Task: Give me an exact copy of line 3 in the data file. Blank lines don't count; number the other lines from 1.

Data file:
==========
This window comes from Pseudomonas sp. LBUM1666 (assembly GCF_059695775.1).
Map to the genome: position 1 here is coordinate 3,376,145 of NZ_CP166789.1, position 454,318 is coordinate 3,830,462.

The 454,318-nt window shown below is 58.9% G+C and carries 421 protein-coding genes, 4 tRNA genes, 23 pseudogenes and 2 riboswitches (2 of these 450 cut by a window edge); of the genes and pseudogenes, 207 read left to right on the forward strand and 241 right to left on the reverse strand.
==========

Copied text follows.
The 454,318-nt window shown below is 58.9% G+C and carries 421 protein-coding genes, 4 tRNA genes, 23 pseudogenes and 2 riboswitches (2 of these 450 cut by a window edge); of the genes and pseudogenes, 207 read left to right on the forward strand and 241 right to left on the reverse strand.